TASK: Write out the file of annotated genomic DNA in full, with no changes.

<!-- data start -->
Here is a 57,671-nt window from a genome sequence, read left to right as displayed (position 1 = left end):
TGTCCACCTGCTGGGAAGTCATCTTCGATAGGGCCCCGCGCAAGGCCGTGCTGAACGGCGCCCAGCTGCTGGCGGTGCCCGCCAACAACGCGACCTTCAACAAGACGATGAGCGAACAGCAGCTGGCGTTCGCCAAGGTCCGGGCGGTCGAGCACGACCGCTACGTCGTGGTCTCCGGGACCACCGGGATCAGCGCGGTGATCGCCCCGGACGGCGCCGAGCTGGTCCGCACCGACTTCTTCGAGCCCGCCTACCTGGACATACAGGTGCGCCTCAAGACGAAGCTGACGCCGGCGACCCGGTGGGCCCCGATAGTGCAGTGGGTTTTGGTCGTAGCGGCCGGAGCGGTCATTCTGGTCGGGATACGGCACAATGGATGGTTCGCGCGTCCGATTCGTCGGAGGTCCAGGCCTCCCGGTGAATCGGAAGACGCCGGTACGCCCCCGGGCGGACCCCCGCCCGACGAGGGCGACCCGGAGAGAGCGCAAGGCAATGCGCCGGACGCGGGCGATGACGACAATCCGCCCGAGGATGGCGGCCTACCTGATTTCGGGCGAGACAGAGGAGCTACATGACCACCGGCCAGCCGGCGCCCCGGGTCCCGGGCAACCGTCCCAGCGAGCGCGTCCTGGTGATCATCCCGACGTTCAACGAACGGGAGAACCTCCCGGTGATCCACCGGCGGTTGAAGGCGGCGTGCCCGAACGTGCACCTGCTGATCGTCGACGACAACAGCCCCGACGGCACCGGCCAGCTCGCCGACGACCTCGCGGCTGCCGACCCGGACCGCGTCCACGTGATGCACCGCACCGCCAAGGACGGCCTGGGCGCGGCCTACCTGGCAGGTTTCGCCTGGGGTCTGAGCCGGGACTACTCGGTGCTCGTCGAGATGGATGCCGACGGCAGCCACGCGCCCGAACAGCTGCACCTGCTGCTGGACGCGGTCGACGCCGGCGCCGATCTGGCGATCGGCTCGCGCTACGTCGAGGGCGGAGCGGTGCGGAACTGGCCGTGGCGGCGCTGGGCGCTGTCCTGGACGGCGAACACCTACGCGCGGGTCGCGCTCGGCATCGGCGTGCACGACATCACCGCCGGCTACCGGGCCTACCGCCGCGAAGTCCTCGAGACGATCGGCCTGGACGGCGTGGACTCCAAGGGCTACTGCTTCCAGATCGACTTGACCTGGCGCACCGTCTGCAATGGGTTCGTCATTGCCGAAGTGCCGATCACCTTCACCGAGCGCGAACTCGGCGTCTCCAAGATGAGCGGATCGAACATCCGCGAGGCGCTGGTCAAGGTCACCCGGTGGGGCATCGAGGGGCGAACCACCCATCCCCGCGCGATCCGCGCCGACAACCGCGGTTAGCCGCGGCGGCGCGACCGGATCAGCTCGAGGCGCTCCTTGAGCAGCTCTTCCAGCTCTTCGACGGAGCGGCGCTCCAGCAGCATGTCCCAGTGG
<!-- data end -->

Here is a 57,671-nt window from a genome sequence, read left to right as displayed (position 1 = left end):
TGTCCACCTGCTGGGAAGTCATCTTCGATAGGGCCCCGCGCAAGGCCGTGCTGAACGGCGCCCAGCTGCTGGCGGTGCCCGCCAACAACGCGACCTTCAACAAGACGATGAGCGAACAGCAGCTGGCGTTCGCCAAGGTCCGGGCGGTCGAGCACGACCGCTACGTCGTGGTCTCCGGGACCACCGGGATCAGCGCGGTGATCGCCCCGGACGGCGCCGAGCTGGTCCGCACCGACTTCTTCGAGCCCGCCTACCTGGACATACAGGTGCGCCTCAAGACGAAGCTGACGCCGGCGACCCGGTGGGCCCCGATAGTGCAGTGGGTTTTGGTCGTAGCGGCCGGAGCGGTCATTCTGGTCGGGATACGGCACAATGGATGGTTCGCGCGTCCGATTCGTCGGAGGTCCAGGCCTCCCGGTGAATCGGAAGACGCCGGTACGCCCCCGGGCGGACCCCCGCCCGACGAGGGCGACCCGGAGAGAGCGCAAGGCAATGCGCCGGACGCGGGCGATGACGACAATCCGCCCGAGGATGGCGGCCTACCTGATTTCGGGCGAGACAGAGGAGCTACATGACCACCGGCCAGCCGGCGCCCCGGGTCCCGGGCAACCGTCCCAGCGAGCGCGTCCTGGTGATCATCCCGACGTTCAACGAACGGGAGAACCTCCCGGTGATCCACCGGCGGTTGAAGGCGGCGTGCCCGAACGTGCACCTGCTGATCGTCGACGACAACAGCCCCGACGGCACCGGCCAGCTCGCCGACGACCTCGCGGCTGCCGACCCGGACCGCGTCCACGTGATGCACCGCACCGCCAAGGACGGCCTGGGCGCGGCCTACCTGGCAGGTTTCGCCTGGGGTCTGAGCCGGGACTACTCGGTGCTCGTCGAGATGGATGCCGACGGCAGCCACGCGCCCGAACAGCTGCACCTGCTGCTGGACGCGGTCGACGCCGGCGCCGATCTGGCGATCGGCTCGCGCTACGTCGAGGGCGGAGCGGTGCGGAACTGGCCGTGGCGGCGCTGGGCGCTGTCCTGGACGGCGAACACCTACGCGCGGGTCGCGCTCGGCATCGGCGTGCACGACATCACCGCCGGCTACCGGGCCTACCGCCGCGAAGTCCTCGAGACGATCGGCCTGGACGGCGTGGACTCCAAGGGCTACTGCTTCCAGATCGACTTGACCTGGCGCACCGTCTGCAATGGGTTCGTCATTGCCGAAGTGCCGATCACCTTCACCGAGCGCGAACTCGGCGTCTCCAAGATGAGCGGATCGAACATCCGCGAGGCGCTGGTCAAGGTCACCCGGTGGGGCATCGAGGGGCGAACCACCCATCCCCGCGCGATCCGCGCCGACAACCGCGGTTAGCCGCGGCGGCGCGACCGGATCAGCTCGAGGCGCTCCTTGAGCAGCTCTTCCAGCTCTTCGACGGAGCGGCGCTCCAGCAGCATGTCCCAGTGG